Discussions over a potential Washington Redskins stadium at Oxon Cove in Maryland are discontinuing, as governor Larry Hogan is ceasing talks of the facility in a proposed land swap.
In December, Hogan announced a potential land swap with the federal government that could facilitate a new stadium project in the state. Under that proposal, the state would gain control of 300 acres of land at Oxon Cove Park in Prince George’s County in exchange for roughly 2,481 acres of parkland in Western Maryland. The Oxon Cove Park land would then be used for a new Redskins stadium project, putting the facility near amenities such as MGM National Harbor Casino and the National Harbor development.
That concept–which prompted some concerns among state lawmakers, including the potential cost of infrastructure improvements–came as the Redskins and owner Daniel Snyder explore their options for a new stadium in advance of the 2027 expiration of their FedEx Field lease. However, discussions over a potential Redskins Oxon Cove stadium will not continue “at this time,” the Hogan administration confirmed on Tuesday. The administration’s pursuit of the proposed land swap will continue, but at this point discussions over using the Oxon Cove site for a new stadium are being discontinued. More from The Washington Post:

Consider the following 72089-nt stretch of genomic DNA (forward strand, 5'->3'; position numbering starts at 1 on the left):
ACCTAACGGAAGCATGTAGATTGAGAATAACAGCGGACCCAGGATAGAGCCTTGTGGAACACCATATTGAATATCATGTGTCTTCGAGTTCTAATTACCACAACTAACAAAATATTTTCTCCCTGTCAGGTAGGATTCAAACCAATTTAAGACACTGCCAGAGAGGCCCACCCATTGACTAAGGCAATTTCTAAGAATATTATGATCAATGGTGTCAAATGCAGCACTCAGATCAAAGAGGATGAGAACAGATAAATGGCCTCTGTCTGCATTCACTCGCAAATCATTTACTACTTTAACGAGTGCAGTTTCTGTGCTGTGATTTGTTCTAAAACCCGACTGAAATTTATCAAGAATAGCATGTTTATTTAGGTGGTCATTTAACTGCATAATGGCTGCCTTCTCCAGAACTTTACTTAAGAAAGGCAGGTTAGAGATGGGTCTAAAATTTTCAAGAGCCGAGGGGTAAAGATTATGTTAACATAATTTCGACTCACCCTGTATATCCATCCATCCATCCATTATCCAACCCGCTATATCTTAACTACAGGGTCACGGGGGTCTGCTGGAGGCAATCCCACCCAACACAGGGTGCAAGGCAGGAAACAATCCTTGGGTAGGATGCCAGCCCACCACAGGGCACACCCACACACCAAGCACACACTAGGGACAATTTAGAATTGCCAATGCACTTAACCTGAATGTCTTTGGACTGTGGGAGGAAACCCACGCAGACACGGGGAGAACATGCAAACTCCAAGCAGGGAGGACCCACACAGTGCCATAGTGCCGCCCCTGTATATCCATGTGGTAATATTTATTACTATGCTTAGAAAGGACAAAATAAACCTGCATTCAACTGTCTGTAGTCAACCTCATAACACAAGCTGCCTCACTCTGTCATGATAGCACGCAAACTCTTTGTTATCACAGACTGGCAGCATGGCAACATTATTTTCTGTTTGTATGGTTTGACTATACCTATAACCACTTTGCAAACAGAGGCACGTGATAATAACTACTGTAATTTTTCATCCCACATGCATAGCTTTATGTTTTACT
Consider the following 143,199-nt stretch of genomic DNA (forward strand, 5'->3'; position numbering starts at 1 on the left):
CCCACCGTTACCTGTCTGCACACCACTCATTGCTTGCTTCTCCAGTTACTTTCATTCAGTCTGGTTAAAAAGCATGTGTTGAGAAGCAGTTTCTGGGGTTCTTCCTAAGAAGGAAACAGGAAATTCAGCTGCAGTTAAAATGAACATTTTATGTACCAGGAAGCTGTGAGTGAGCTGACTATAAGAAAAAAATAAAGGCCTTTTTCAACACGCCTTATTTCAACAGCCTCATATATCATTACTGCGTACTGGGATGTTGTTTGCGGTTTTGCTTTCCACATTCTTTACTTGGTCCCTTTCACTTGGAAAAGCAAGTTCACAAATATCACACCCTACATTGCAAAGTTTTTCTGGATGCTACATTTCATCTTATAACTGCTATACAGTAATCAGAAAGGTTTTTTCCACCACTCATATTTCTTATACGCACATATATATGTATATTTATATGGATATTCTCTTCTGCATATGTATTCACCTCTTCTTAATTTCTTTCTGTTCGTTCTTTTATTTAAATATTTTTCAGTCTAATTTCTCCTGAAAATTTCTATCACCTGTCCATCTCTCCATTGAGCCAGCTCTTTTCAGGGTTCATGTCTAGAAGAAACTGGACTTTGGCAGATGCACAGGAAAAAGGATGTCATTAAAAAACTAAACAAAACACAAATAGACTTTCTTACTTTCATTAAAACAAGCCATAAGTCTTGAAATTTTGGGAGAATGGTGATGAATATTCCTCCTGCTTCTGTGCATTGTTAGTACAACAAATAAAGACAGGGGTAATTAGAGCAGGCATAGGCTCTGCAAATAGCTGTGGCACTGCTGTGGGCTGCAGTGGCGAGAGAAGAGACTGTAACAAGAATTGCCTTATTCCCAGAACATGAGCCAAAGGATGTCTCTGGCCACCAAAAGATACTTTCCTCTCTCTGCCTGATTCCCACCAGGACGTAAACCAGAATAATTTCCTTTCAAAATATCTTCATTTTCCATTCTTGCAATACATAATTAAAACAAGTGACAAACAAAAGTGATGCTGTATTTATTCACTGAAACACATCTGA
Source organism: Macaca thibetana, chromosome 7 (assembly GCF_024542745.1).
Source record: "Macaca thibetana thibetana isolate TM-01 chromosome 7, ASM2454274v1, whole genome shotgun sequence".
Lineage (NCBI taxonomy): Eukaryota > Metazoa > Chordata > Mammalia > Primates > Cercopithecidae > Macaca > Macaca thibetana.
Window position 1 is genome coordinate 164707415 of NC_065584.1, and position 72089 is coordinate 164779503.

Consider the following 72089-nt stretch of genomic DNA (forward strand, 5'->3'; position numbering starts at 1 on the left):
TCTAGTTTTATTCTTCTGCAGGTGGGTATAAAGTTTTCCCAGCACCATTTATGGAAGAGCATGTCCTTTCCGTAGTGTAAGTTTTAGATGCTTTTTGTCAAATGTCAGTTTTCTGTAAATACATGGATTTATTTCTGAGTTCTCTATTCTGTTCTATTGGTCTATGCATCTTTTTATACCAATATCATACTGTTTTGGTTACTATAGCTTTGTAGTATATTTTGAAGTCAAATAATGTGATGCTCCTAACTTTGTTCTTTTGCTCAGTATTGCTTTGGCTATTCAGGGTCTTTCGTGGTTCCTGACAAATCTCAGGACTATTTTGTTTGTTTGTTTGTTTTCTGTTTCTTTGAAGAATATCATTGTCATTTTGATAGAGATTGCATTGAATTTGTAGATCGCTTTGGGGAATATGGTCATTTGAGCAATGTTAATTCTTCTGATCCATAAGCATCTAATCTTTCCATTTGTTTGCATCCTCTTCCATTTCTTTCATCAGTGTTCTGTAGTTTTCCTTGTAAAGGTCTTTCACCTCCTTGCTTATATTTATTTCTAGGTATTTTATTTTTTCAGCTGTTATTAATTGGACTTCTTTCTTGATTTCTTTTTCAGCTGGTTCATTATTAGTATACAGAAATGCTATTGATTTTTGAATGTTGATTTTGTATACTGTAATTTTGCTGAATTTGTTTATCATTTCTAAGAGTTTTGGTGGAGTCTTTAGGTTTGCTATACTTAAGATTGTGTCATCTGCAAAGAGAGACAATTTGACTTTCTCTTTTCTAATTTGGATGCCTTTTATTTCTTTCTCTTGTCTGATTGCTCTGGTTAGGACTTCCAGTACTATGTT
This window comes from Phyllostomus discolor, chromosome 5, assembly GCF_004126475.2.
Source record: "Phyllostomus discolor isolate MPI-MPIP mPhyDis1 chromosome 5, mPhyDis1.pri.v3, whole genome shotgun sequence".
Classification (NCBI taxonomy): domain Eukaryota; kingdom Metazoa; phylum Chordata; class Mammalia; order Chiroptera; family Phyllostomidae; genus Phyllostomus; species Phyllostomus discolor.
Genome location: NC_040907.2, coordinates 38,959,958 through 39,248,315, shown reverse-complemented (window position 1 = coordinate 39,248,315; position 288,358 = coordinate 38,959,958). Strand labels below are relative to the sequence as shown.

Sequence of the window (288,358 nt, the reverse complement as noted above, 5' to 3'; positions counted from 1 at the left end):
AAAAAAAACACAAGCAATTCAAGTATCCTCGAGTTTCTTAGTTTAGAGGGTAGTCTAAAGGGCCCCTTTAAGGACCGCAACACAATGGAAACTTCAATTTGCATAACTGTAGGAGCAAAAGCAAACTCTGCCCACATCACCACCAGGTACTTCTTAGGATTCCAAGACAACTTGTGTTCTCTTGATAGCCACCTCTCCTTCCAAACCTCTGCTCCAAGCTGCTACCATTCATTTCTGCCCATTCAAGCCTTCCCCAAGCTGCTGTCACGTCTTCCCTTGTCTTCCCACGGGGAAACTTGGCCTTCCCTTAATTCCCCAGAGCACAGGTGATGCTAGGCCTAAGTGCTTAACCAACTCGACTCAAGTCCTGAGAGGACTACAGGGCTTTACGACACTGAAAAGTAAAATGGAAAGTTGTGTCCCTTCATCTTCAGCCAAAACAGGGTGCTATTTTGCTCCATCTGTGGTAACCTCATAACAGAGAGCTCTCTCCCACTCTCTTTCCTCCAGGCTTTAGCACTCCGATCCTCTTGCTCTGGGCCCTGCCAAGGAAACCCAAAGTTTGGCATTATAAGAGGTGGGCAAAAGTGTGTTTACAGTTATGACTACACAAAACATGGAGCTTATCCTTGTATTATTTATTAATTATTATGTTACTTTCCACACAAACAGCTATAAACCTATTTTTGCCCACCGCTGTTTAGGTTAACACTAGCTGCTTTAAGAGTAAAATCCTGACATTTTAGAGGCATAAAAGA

Hogan is not abandoning his effort to acquire the Oxon Cove site for other purposes, according to Amelia Chasse, his communications director. He is simply halting talks with the Redskins.
“We are not continuing discussions with the Redskins regarding this site at this time, however we are moving full steam ahead with acquiring state control of the Maryland Gateway in Prince George’s County from the federal government,” Chasse wrote in response to an email from The Washington Post asking whether Hogan had withdrawn support of a new Redskins stadium in Maryland. “We believe this site holds significant potential benefits for the region and the state, as does the proposal to expand protected federal parkland in Western Maryland. We are working closely with our federal partners to finalize the transfer.”
At this point, there are still many questions about how the organization will proceed with its ambitions for a new stadium. The site of RFK Stadium, the team’s home from 1961-1996, is favored in some circles, but will face hurdles relating to control over the land and local political opposition. It has not indicated any interest at this point of pursuing a renovation or new stadium at the FedEx Field site in Prince George’s County, and talks about the team potentially landing in Northern Virginia have cooled over the last several months.